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Member 798912220-Mar-18 23:38
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After many years of C/C++ programming, I took over a couple C# projects about six years ago, and was rather sceptical about the whole thing: Managed code, automatic garbage collection, ... But the code base was established long ago; language choice was not an option.

Then, after 3-4 years of C# coding I picked up one of my hobby projects ideas, returning to the efficient, full control, knowing-what's-really-going-on C++. ... I waded through a sump in a dense jungle of setup and initialization and management code that had no relatioship whatsoever to the problem I wanted to solve, but things like space management, interface to the OS, nitty-gritty I/O details... Trivial work that I really wish I could pay the neighbour's kid to do. But then I would loose control again.

And, I decided: I trust the C# compiler more than the neighbour's kid. It will do a professional job. And looking at e.g. the heap management methods, they are far more intelligent than my own C++ versions ever were. My C# code spends a far lower percentage of the code on non-problem-related setup and management: Execution dives right into the actual, application level, user visible task that the system is meant to solve. You don't need loads of code just to pet the programming language on its head.

I have done a few timings to see how "bad" performance C# has, compared to C++. Of course it varies with the kind of operations you do, and I haven't yet seen C# beating C++ (I never expected to) - but usually, running C++ code on the previous CPU generation, C# on the latest, they come out as roughly equal. My productivity being much higher, and my error rate much lower, when using C#, I have no desire to go back to C++.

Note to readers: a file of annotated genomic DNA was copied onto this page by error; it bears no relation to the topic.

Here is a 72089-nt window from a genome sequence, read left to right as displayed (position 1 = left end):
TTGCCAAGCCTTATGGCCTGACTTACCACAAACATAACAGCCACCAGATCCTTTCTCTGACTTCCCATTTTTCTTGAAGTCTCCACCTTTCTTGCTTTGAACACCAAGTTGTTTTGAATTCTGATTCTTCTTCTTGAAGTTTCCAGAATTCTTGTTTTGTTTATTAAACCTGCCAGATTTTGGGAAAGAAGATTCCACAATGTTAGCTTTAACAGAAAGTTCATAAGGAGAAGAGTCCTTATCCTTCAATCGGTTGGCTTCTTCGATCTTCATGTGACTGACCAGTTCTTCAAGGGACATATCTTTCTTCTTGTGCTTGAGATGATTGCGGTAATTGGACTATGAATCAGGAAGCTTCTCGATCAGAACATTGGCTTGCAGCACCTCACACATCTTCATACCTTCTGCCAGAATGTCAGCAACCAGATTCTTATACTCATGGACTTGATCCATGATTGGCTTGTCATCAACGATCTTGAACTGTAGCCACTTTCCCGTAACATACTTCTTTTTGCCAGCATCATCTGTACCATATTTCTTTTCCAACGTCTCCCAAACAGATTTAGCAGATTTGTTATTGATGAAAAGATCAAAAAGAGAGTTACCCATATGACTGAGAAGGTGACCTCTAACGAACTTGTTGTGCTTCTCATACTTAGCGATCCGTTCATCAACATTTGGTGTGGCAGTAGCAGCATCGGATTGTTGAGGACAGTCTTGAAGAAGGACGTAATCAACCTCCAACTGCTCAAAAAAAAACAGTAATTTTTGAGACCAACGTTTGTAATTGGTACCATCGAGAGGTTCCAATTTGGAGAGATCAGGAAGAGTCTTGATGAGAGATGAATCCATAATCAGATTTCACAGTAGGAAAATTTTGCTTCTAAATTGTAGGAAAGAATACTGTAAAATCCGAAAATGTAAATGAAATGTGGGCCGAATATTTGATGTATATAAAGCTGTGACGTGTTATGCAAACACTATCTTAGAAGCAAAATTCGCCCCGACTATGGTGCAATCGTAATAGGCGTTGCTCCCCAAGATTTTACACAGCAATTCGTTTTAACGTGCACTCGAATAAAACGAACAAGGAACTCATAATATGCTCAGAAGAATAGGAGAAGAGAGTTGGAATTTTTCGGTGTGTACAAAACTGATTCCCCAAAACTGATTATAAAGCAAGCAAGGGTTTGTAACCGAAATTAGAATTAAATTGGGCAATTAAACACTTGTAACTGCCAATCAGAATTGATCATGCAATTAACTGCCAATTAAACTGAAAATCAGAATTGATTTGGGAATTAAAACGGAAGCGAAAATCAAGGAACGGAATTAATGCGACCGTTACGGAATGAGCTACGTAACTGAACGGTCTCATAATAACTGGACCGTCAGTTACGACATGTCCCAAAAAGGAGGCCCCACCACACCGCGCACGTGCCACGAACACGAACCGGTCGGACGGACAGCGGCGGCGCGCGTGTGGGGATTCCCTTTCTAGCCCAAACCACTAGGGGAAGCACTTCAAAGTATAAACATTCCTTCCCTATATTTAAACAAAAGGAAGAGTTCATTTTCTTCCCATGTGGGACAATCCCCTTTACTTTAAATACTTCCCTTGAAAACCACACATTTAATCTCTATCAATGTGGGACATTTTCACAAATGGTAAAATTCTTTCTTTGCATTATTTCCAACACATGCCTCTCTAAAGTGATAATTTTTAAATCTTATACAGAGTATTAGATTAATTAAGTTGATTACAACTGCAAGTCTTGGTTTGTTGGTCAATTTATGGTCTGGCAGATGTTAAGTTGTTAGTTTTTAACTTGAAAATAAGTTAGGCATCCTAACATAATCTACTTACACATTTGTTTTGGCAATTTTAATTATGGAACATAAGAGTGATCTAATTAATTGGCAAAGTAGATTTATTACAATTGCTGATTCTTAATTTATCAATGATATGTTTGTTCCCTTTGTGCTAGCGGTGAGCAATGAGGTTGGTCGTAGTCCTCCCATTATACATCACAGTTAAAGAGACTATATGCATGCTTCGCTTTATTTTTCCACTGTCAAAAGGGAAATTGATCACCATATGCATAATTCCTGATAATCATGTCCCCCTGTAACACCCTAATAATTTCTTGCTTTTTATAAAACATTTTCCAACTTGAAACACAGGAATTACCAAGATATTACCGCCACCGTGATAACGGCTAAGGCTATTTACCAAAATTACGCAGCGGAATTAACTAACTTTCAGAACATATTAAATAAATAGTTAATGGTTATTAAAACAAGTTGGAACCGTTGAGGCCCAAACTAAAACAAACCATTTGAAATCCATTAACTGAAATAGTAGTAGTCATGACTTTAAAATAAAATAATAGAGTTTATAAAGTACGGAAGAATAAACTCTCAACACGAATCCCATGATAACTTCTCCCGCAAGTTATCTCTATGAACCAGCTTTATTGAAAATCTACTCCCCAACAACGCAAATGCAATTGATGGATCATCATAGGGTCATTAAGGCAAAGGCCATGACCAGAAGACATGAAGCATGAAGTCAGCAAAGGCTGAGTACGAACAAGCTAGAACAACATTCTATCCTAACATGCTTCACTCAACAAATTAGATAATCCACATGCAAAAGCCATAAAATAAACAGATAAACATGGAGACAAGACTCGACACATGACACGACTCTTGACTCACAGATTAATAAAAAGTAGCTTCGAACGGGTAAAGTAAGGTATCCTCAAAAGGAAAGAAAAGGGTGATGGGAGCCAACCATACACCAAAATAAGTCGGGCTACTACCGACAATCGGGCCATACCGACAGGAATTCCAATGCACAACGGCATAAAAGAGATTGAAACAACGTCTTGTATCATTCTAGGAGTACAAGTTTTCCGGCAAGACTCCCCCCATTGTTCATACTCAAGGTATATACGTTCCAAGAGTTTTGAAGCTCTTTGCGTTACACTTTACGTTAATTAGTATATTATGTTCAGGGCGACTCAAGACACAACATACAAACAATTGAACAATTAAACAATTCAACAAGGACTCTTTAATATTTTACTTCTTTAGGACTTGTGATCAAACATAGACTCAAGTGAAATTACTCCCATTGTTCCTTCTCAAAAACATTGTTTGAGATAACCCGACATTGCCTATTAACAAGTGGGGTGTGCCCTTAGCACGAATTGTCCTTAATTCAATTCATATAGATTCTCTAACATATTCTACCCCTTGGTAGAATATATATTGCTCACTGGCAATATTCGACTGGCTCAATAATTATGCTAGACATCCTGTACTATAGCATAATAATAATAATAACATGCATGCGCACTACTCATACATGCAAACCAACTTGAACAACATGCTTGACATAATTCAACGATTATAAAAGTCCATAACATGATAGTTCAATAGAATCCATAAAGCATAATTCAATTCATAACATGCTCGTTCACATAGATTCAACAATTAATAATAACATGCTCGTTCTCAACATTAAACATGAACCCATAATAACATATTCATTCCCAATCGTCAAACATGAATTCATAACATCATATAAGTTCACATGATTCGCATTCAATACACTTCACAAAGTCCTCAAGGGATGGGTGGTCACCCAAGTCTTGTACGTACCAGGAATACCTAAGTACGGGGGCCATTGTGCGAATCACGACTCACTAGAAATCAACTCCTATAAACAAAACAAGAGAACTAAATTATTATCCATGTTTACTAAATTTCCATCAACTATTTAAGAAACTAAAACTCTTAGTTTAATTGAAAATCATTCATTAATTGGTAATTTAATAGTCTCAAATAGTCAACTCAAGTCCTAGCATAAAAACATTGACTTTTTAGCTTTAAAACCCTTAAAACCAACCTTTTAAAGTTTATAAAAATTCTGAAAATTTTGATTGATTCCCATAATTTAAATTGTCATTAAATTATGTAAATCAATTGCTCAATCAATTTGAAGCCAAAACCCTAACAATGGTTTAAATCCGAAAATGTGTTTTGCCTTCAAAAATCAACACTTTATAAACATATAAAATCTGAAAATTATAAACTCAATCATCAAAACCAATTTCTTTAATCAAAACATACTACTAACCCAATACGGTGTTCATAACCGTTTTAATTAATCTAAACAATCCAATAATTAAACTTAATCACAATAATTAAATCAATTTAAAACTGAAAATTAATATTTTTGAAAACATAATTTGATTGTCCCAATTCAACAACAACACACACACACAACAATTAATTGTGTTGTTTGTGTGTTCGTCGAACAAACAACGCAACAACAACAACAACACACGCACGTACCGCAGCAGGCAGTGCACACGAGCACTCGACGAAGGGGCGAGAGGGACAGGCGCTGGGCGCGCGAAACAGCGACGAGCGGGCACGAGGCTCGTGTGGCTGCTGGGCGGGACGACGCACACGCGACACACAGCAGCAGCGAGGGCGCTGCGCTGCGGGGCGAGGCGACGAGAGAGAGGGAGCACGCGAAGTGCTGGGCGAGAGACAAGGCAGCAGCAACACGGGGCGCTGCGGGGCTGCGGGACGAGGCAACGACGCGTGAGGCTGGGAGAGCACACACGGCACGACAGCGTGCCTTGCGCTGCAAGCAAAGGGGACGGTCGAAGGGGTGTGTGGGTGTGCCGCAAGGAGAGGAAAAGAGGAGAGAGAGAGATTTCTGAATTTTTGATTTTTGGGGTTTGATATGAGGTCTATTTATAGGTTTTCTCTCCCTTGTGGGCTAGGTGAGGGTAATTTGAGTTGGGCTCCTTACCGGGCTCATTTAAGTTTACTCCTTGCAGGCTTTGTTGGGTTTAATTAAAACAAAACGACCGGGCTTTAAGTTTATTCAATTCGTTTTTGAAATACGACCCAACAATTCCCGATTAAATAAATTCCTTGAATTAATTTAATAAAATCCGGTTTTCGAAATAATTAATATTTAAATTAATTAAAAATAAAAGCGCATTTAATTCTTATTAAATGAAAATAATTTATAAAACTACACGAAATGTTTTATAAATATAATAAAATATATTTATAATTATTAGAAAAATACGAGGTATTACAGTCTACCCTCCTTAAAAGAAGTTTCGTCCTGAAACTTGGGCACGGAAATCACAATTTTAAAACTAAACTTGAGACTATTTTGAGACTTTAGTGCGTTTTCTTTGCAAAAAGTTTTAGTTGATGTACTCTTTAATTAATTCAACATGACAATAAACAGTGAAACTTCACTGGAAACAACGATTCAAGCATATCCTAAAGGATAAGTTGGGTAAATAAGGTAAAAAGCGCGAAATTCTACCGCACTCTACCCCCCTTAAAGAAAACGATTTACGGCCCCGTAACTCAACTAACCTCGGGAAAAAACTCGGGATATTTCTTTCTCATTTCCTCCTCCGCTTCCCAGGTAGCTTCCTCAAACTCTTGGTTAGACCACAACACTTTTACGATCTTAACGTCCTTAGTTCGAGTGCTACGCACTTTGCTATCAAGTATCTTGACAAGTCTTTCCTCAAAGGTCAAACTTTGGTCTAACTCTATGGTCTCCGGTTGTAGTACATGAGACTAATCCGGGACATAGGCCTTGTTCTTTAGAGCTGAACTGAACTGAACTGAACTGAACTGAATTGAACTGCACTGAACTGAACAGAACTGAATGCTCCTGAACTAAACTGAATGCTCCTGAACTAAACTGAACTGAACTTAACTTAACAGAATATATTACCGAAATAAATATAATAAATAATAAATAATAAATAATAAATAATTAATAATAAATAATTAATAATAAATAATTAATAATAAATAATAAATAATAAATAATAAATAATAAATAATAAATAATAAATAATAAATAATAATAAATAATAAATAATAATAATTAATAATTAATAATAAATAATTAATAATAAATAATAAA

When I tried to return to C++, I was still on Visual Studio 2010. I had been impressed with the programmer support it provided for C#, both in catching typos etc long before a build was attempted, and in helping me find the right functions etc. I expected the C++ support to be on the same level (previously, I had not been using a modern IDE when coding C++), but was very disappointed. I believe much of is the "flexibility" (or "You asked for it, you got it") of C++: The compiler (/VC syntax analyzer) simply cannot smack your fingers when you do something silly - it is silly, but legal C++ nevertheless... (prime example: Pointer arithmetic). Now I am on VC 2017, maybe C++ programmer support is now at the same level as for C#. I haven't tried C++ with VC 2017: Assembler coding (I've done my share of that!) belongs to history, so does C++. For me. (I would even start assembly coding again if I were paid a million, and again: so I would with C++.)

In my "computer humour" scrapbook, there is a discussion from 1998-99 (on NetNews/Usenet...) with this guy insisting that high level languages are a fad: They will never be able to compete with properly written assembly code. Well, it can. GC can compete with most hand-written heap management code. On-the-fly compilation of the intermediate language can be fine-tuned for the specific CPU in use. It will not go away. Even in the long run, a few people will need to know assembler language, a few will have to know Fortran, a few will have to know how to handle pointer arithmetic. But it won't be mainstream again.
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Super Lloyd20-Mar-18 23:59
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